Taking the Most Flattering Self-Portraits 101
Far too many people think of the annoying and dreaded selfie when they hear the word self-portrait. That’s an outrage because before the advent and ubiquity of smartphones… a self-portrait required you to put a real camera (not smartphone camera) on a tripod, set the timer and strike a pose.
That’s what we’re going to explore today – not the selfie non-sense that means that every teen girl can (and likely has) technically shot a self-portrait! There’s a big difference between shooting a handheld selfie and taking a legitimate, professional self-portrait. It’s like driving a Prius or rolling into town with a Rolls-Royce. It’s that significant.
If you want to learn how to snap a great self-portrait that you can be proud of instead of the imitation that is the selfie, read on.
A real self-portrait is shot from a tripod, period. Using a tripod produces more consistent outcomes even if it takes much longer than just taking a selfie. You’ll be going back and forth to the tripod to check each shot and, when in front of the camera, wait for the timer to finally count down.
You could speed things up a smidge by connecting your camera to your TV and then using a remote. With this setup, you can actually see how you’ll appear as you keep snapping self-portraits.
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If you want to opt for the timer and setting up the camera farther away from you, here’s something entertaining you can try: Set the timer to go off quickly, so you have to run into the shot to make it in time. This will create shots that are more action-oriented, as you’ll hopefully photograph yourself running into the shot or posing with some otherwise hurried or silly expression!
Another approach is to set your camera to take multiple shots. This allows you to, instead of holding a pose or a facial expression, behave with real motion. Then, when you evaluate the multitude of shots, you can simply choose your favorites from the collection.
Things to Consider During the Self-Portrait
During the self-portrait, you’ll have many things to consider to make sure that it comes out the best. Here are the most important factors.
Where You’ll Look
Where your eyes gaze in your self-portrait can provide important visual cues to your viewers. It can also affect the overall impression of the portrait. One thing to keep in mind is the so-called eye lines and what they can achieve for any portrait.
Ask yourself: Where do you want your viewers to look in the photo, at you or another object in the shot? Looking straight at the camera creates eye contact, meaning your viewers are prompted to look right at you, yet if you look off to one side or corner of the frame, then this produces a visual cue that your viewers will follow.
Totally up to you, but just know that playing around with your gaze like this will alter how viewers appreciate your self-portrait.
Not Showing Your Face
Wait! Here’s a crazy-though-innovative idea: Don’t even bother showing your face. Sure, you’ve got a lovely mug, but try to throw a curveball at your viewers by taking a self-portrait of, for instance, everything below the neck or the waist. This produces a highly interesting shot that will take your viewers by surprise for a moment or two.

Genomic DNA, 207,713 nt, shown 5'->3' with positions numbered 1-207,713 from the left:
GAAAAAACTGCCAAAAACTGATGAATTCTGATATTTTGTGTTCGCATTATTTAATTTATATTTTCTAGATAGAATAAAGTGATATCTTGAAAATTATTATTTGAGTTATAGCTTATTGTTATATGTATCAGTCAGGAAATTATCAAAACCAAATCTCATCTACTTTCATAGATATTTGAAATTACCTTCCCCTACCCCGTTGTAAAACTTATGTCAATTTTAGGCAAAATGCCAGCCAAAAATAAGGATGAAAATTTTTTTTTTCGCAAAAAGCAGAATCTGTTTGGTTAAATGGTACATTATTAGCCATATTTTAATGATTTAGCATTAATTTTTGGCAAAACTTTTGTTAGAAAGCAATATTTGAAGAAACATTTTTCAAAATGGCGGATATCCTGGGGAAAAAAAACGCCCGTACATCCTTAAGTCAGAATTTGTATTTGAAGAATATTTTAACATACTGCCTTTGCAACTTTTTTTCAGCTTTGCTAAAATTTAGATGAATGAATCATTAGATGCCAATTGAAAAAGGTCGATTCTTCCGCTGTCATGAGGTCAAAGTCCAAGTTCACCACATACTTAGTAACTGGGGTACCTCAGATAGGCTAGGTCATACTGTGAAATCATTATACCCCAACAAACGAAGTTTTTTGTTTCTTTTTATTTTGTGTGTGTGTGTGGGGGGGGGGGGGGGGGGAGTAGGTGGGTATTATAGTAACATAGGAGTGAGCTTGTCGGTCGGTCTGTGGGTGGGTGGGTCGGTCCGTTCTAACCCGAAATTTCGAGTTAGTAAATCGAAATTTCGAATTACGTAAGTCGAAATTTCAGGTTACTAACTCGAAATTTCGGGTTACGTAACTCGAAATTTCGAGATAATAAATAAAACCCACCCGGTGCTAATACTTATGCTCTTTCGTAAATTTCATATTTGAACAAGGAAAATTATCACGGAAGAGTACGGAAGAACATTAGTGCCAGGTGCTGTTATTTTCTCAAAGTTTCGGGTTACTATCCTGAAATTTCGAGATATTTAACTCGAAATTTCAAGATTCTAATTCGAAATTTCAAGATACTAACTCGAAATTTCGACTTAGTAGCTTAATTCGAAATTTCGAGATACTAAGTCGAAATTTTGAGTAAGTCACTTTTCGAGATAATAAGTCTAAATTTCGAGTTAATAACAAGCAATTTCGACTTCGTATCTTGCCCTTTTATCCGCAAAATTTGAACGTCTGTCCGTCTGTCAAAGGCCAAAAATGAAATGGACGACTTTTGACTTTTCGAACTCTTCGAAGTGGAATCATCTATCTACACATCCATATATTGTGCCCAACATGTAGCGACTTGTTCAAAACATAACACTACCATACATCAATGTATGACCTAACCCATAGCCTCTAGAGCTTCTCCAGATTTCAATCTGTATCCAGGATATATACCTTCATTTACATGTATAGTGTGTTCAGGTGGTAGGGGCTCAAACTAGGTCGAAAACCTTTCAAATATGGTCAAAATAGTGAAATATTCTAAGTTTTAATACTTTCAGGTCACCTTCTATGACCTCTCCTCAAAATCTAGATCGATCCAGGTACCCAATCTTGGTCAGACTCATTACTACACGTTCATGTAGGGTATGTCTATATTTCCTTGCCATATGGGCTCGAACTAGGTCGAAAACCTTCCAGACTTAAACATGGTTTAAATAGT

The best part about taking a self-portrait minus your face is you can show off your clothes. Let’s say you’re wearing a nice, new dress or polo shirt. Get it in the self-portrait! Wearing a cool, new pair of loafers? Just take a self-portrait… of your feet.
Playing with Your Facial Expressions
We’re all used to, unfortunately, the typical selfie shot from a person’s smartphone where his or her facial expression is either a straightforward smile or a silly face with the tongue sticking out. To fight back against this complacent expectation in self-portraits, ensure that you’re showing some unique form of emotion during your self-portrait.
Don’t just smile broadly as in a headshot or make a silly face (as in an Instagram photo!). Change things up by getting a person in the self-portrait with you. If it’s your best friend, then you’ll likely have a super-excited facial expression. If it’s your frenemy, you may wear a phoney grin that betrays an element of unease… but at least it’s an interesting facial expression!
Something else to try during a self-portrait could be you reacting to stimulus happening off-camera that the audience doesn’t see. Have a person standing next to the camera – as it’s shooting you – making funny gestures, trying on different clothes, etc. Anything to get a reaction out of you!
Bringing in Props
Using props for your portrait will give it that extra sense of realism and candid perspective that creates a natural feeling in the shot. Props are also good for helping you express your personality. If you’re a beer drinker, bring in that huge pint and take a sip of it during your portrait. If you’re into restoring old cars, bring in a huge, shiny classic car that you’ve just worked on.
The way you position that specific prop that you bring into the shot isn’t as important as using a prop that you really enjoy. That personal connection to an object that says a lot about your personality will unleash a sense of frankness that’ll connect with your viewers more effectively.
Self-Portraits, Not Selfies
The self-portrait has sort of been besmirched by the abrupt and ubiquitous popularity of smartphone selfies (thanks, social media!). However, an actual, well-done self-portrait is something that any amateur or professional photographer can and should be proud of. Pulling off a self-portrait takes timing, technical know-how, and an understanding of composition.
Unlike selfies, self-portraits are not self-absorbed celebrations of egotism. They’re a well-developed photography tradition that belong in your portfolio. Use them to impress clients or just show to friends and family looking for new, artistic ideas.